April 2014
Volume 55, Issue 13
Free
ARVO Annual Meeting Abstract  |   April 2014
In Vivo, Non-invasive Visualisation of Perifoveal Capillaries Using Multiwavelength Scanning Laser Imaging
Author Affiliations & Notes
  • Monica Clemo
    NIHR Clinical Research Facility, Moorfields Eye Hospital, London, United Kingdom
  • Dawn A Sim
    NIHR Clinical Research Facility, Moorfields Eye Hospital, London, United Kingdom
  • Daren Hanumunthadu
    NIHR Clinical Research Facility, Moorfields Eye Hospital, London, United Kingdom
  • Praveen J Patel
    NIHR Clinical Research Facility, Moorfields Eye Hospital, London, United Kingdom
Investigative Ophthalmology & Visual Science April 2014, Vol.55, 202. doi:
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      Monica Clemo, Dawn A Sim, Daren Hanumunthadu, Praveen J Patel; In Vivo, Non-invasive Visualisation of Perifoveal Capillaries Using Multiwavelength Scanning Laser Imaging. Invest. Ophthalmol. Vis. Sci. 2014;55(13):202.

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      © ARVO (1962-2015); The Authors (2016-present)

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Abstract
 
Purpose
 

To develop a standard operating procedure for the purpose of visualising the perifoveal capillary network, using multiwavelength scanning laser imaging (MultiColor Imaging module; Heidelberg UK)

 
Methods
 

An image capture protocol was designed to capture normative data sets using multiwavelength imaging with the Heidelberg Multicolor module (MCM). The protocol consisted of 3 images at 30° 1 x image using the infrared laser to focus, 1 x image using the blue and 1 x image using the MCM (green) repeated at 20 and 15°. The capture resolution was set at high speed (768 x 768 pixels) and the average real time image rate at 100 ART. Normative data consisting of six subjects was then evaluated for variation in blood vessel delineation between selected focus with varying laser wavelengths of infrared 815nm, blue 486nm and green 518nm. The software used was HEYEX version 1.7.1, Photoshop CS6 was used to trace the blood vessels to distinguish differences in blood vessel delineation and inversion of the images to enhance the visualisation of the deep capillary plexi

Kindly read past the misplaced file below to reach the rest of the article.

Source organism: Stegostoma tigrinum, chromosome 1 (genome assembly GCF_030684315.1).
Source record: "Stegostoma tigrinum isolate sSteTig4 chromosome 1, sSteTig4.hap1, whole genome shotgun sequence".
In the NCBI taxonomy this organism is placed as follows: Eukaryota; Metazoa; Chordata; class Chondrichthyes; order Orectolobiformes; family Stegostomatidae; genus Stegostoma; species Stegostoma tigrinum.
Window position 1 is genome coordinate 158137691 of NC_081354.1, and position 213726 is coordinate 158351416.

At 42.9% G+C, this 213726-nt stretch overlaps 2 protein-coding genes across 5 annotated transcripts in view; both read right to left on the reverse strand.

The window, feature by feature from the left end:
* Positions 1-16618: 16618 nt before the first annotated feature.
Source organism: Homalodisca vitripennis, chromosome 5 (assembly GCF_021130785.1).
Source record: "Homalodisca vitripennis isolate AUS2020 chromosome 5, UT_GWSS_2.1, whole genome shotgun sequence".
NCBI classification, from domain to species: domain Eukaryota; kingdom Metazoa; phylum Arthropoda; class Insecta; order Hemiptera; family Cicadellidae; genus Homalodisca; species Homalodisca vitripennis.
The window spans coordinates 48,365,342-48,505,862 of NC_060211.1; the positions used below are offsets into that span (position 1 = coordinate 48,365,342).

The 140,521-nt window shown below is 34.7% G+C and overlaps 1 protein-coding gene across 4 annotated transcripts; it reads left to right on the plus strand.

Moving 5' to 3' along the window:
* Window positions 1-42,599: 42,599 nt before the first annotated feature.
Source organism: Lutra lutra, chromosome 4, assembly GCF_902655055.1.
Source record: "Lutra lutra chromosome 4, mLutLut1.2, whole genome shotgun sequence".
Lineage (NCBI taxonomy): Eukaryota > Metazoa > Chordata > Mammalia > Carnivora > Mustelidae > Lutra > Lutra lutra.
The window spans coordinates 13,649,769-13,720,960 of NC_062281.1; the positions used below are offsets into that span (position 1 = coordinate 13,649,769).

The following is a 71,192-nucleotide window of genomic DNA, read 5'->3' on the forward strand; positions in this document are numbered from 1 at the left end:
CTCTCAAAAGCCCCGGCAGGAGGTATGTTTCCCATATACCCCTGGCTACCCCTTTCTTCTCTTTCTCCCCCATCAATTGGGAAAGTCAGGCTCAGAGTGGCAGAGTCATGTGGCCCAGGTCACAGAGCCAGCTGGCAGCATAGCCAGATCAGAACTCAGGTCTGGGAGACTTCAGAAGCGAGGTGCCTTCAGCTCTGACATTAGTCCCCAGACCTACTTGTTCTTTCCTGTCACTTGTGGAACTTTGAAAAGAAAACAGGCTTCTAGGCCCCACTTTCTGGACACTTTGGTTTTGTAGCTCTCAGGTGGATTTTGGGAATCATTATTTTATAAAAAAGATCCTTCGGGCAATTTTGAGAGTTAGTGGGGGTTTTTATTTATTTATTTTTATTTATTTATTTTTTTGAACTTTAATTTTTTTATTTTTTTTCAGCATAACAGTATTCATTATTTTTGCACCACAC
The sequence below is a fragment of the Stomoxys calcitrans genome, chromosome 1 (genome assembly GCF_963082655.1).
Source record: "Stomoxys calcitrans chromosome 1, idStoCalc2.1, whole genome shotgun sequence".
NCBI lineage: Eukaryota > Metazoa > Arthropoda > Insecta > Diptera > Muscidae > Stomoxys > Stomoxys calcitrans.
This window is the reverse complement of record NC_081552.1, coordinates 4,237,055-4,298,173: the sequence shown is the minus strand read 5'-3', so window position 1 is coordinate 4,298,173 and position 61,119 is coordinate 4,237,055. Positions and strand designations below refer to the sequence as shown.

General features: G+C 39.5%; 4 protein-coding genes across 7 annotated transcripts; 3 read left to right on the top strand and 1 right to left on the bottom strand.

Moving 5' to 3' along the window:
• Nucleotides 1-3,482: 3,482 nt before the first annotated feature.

Results
 

Imaging was captured of 6 normal subjects with a mean age of 25 years, 4 females and 2 males. Visualisation of the superficial capillary plexus was best achieved when the focus was applied with the blue laser wavelength, however visualising the deep capillary plexus was best achieved when focus was applied using the MCM mode (Fig.1). Further clarity of the deep capillary plexi could be achieved by inverting the color output (Fig.2a) and the green channel output of the multicolour MCM fundus image (Fig.2b) Fig.1 Left: Multicolor mode fundus image of the superfical capillary plexus when focus is applied using the blue laser Right: Multicolor mode fundus image of the deep capillary plexus when focus is applied using the green laser Fig.2 Left to right 30° inverted MCM module blue channel fundus image demonstrating the separation of the superficial capillary plexus 30° inverted MCM color fundus image combined demonstrating improved clarity of the deep capillary plexus 15° blue channel (no inversion) showing the superficial capillary plexus 15° green channel with inversion showing the deep capillary plexus

 
Conclusions
 

We describe a standard operating procedure for multiwavelength imaging (using the Heidelberg MCM) to visualise the superficial and deep peri-foveal capilary plexi without the need for intravenous contrast agents.

   
Keywords: 552 imaging methods (CT, FA, ICG, MRI, OCT, RTA, SLO, ultrasound) • 688 retina • 550 imaging/image analysis: clinical  
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